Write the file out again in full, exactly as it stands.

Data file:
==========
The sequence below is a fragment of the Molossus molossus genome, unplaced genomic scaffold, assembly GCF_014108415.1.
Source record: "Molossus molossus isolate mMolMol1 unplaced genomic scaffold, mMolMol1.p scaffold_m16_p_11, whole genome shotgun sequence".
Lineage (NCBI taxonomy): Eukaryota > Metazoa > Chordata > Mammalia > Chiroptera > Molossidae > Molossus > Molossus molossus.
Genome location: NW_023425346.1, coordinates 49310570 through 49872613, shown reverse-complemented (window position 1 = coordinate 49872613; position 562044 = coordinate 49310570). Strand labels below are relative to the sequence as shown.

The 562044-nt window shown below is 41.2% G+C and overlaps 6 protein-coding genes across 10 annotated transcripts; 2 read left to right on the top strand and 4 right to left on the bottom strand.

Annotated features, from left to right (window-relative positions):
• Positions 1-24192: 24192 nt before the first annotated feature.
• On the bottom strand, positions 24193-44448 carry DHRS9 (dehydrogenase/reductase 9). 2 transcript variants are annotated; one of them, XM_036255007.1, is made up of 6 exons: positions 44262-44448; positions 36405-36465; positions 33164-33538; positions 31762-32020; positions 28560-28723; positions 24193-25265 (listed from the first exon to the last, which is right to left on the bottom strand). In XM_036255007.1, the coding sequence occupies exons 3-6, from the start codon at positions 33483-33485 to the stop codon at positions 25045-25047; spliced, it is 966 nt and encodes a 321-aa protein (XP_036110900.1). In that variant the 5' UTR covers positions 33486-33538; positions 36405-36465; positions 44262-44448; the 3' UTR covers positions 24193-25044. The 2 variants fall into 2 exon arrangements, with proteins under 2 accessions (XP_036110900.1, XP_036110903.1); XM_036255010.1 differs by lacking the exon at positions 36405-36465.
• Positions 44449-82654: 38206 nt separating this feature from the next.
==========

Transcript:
The sequence below is a fragment of the Molossus molossus genome, unplaced genomic scaffold, assembly GCF_014108415.1.
Source record: "Molossus molossus isolate mMolMol1 unplaced genomic scaffold, mMolMol1.p scaffold_m16_p_11, whole genome shotgun sequence".
Lineage (NCBI taxonomy): Eukaryota > Metazoa > Chordata > Mammalia > Chiroptera > Molossidae > Molossus > Molossus molossus.
Genome location: NW_023425346.1, coordinates 49310570 through 49872613, shown reverse-complemented (window position 1 = coordinate 49872613; position 562044 = coordinate 49310570). Strand labels below are relative to the sequence as shown.

The 562044-nt window shown below is 41.2% G+C and overlaps 6 protein-coding genes across 10 annotated transcripts; 2 read left to right on the top strand and 4 right to left on the bottom strand.

Annotated features, from left to right (window-relative positions):
• Positions 1-24192: 24192 nt before the first annotated feature.
• On the bottom strand, positions 24193-44448 carry DHRS9 (dehydrogenase/reductase 9). 2 transcript variants are annotated; one of them, XM_036255007.1, is made up of 6 exons: positions 44262-44448; positions 36405-36465; positions 33164-33538; positions 31762-32020; positions 28560-28723; positions 24193-25265 (listed from the first exon to the last, which is right to left on the bottom strand). In XM_036255007.1, the coding sequence occupies exons 3-6, from the start codon at positions 33483-33485 to the stop codon at positions 25045-25047; spliced, it is 966 nt and encodes a 321-aa protein (XP_036110900.1). In that variant the 5' UTR covers positions 33486-33538; positions 36405-36465; positions 44262-44448; the 3' UTR covers positions 24193-25044. The 2 variants fall into 2 exon arrangements, with proteins under 2 accessions (XP_036110900.1, XP_036110903.1); XM_036255010.1 differs by lacking the exon at positions 36405-36465.
• Positions 44449-82654: 38206 nt separating this feature from the next.